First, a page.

Are virtual private networks actually private?


October 17, 2022

The ASU professor works to protect internet freedom and digital security

In countries where internet censorship and surveillance are part of government policy, online security is crucial for vulnerable users. Those who have a prominent online presence, such as journalists, activists, and politicians, can face dire consequences simply for browsing certain websites.

Virtual private networks, or VPNs, were designed to protect users’ data from surveillance, but for those whose lives may depend on their effectiveness, whether VPNs can do what they claim is of paramount importance.

The effectiveness of VPNs’ ability to protect users is fueling research by Jedidiah Crandall, an associate professor of computer science with a joint appointment in the School of Computing and Augmented Intelligence, part of the Ira A. Fulton Schools of Engineering at Arizona State University, and ASU’s Biodesign Center for Biocomputing, Security and Society.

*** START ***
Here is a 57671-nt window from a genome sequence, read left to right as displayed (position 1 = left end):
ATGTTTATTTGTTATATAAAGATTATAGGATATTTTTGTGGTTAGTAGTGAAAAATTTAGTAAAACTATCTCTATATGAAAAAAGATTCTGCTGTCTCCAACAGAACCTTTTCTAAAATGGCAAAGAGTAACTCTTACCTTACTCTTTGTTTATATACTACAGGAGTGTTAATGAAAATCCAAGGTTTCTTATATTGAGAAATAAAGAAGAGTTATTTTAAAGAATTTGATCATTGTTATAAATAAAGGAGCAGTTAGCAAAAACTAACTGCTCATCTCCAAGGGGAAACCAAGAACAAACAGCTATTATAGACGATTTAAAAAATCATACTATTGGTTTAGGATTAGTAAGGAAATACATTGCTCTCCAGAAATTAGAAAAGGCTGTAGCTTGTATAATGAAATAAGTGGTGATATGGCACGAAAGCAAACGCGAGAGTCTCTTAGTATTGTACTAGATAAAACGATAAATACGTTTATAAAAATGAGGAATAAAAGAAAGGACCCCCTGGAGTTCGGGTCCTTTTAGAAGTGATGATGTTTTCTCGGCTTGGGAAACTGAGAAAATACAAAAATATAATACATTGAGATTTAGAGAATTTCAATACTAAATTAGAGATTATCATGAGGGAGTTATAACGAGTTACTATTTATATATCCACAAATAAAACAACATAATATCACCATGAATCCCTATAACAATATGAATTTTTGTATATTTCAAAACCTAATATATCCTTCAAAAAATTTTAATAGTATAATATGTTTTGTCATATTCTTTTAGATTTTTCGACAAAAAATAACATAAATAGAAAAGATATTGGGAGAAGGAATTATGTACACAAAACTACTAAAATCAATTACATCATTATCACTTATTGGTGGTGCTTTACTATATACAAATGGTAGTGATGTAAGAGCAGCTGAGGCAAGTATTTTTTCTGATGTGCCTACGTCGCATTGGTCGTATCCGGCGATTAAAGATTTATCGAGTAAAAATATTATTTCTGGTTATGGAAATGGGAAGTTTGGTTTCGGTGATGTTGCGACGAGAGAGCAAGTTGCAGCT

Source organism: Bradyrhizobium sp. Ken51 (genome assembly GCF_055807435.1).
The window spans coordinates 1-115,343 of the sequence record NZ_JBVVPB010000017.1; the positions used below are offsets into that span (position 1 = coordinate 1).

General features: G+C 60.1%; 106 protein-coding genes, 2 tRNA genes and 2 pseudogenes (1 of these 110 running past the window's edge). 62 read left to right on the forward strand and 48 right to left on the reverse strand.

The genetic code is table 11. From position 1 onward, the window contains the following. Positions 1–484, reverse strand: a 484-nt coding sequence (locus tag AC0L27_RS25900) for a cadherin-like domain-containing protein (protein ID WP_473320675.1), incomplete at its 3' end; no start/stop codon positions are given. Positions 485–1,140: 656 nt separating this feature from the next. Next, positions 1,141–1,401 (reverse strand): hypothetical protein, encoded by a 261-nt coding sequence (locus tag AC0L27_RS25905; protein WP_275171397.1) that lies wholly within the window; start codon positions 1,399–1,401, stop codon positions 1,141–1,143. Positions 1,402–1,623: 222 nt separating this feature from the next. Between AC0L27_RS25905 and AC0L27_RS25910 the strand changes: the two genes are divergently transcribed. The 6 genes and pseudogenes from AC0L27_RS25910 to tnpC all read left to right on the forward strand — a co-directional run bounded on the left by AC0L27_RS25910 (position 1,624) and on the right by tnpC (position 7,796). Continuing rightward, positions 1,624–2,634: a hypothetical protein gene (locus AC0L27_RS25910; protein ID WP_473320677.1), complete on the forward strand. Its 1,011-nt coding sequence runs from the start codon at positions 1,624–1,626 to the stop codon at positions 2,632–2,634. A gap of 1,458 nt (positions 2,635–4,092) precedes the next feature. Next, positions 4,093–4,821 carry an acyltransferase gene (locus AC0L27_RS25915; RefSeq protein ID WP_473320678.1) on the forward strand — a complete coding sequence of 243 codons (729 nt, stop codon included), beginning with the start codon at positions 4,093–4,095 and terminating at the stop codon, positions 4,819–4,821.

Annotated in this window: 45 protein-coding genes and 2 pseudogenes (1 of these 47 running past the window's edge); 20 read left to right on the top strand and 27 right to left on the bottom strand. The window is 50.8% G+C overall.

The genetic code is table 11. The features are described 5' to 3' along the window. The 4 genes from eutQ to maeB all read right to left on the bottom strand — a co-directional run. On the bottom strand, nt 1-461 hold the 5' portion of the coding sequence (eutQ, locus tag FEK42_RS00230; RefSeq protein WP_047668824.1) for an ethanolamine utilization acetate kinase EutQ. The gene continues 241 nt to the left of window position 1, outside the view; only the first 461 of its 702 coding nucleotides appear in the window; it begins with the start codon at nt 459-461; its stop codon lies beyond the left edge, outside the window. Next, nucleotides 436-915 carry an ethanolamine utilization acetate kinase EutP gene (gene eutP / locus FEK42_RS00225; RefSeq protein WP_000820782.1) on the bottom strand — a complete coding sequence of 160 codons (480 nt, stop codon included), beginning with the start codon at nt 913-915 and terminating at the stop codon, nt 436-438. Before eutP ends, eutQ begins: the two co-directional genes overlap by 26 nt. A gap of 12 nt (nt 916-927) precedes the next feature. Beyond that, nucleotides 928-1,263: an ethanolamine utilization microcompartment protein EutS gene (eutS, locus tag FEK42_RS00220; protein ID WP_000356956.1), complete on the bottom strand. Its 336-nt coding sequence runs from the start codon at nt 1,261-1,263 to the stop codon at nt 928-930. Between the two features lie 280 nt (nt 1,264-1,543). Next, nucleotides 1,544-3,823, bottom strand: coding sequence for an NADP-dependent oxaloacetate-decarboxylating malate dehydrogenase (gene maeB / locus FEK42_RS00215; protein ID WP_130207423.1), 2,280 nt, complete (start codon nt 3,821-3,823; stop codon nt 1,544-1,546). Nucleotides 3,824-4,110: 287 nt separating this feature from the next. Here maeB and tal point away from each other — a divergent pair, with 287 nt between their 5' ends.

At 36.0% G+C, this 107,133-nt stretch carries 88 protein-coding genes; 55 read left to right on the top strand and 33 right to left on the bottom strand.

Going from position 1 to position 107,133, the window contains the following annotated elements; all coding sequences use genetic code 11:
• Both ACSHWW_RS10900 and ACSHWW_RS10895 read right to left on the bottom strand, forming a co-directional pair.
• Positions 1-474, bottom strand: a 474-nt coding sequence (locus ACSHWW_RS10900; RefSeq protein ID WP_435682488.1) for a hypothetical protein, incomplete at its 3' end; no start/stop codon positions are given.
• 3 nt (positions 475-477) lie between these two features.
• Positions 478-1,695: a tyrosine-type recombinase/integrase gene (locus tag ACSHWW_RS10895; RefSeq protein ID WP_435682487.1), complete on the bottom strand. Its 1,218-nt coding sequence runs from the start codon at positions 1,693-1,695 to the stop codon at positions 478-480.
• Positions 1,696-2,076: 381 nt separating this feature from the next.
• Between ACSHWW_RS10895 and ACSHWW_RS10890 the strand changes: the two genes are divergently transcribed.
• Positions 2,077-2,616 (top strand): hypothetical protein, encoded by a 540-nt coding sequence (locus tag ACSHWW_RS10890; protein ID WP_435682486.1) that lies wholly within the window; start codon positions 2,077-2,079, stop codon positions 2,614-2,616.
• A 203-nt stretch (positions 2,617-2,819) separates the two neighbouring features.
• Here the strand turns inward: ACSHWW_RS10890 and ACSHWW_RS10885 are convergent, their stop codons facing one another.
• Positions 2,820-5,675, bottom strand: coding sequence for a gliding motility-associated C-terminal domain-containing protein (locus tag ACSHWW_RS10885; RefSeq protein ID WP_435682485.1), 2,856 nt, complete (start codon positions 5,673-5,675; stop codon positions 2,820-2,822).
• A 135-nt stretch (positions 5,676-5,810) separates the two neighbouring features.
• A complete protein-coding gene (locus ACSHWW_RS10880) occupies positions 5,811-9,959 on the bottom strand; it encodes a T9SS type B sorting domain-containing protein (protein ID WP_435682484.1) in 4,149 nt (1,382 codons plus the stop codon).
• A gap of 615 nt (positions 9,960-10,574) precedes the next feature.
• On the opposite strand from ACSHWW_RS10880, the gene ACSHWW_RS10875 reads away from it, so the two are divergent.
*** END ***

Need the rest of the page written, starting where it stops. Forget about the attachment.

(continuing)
Crandall explains that VPNs hide your internet protocol or IP address by associating it with a server other than your own, making it appear as if you are accessing the internet outside of your normal network.

“VPNs were originally designed to get on a secure network, but companies have repurposed them so you can escape a restrictive ISP that you don’t trust and access a free and secure one instead,” says Crandall. “So the way people are using VPNs today is kind of backwards.”

Crandall notes that this access is useful when users are concerned that their browsing data is being monitored by their internet service provider or ISP, or when users are in a country that censors their internet activity.

Resources like OpenVPN, a leading global private networking and cybersecurity company and the #1 resource for commercial VPN services, provide access to tools that quickly and easily connect to private networks and protect assets. Crandall’s research aims to refute claims about privacy and uncover whether VPNs can create a false sense of security in their users.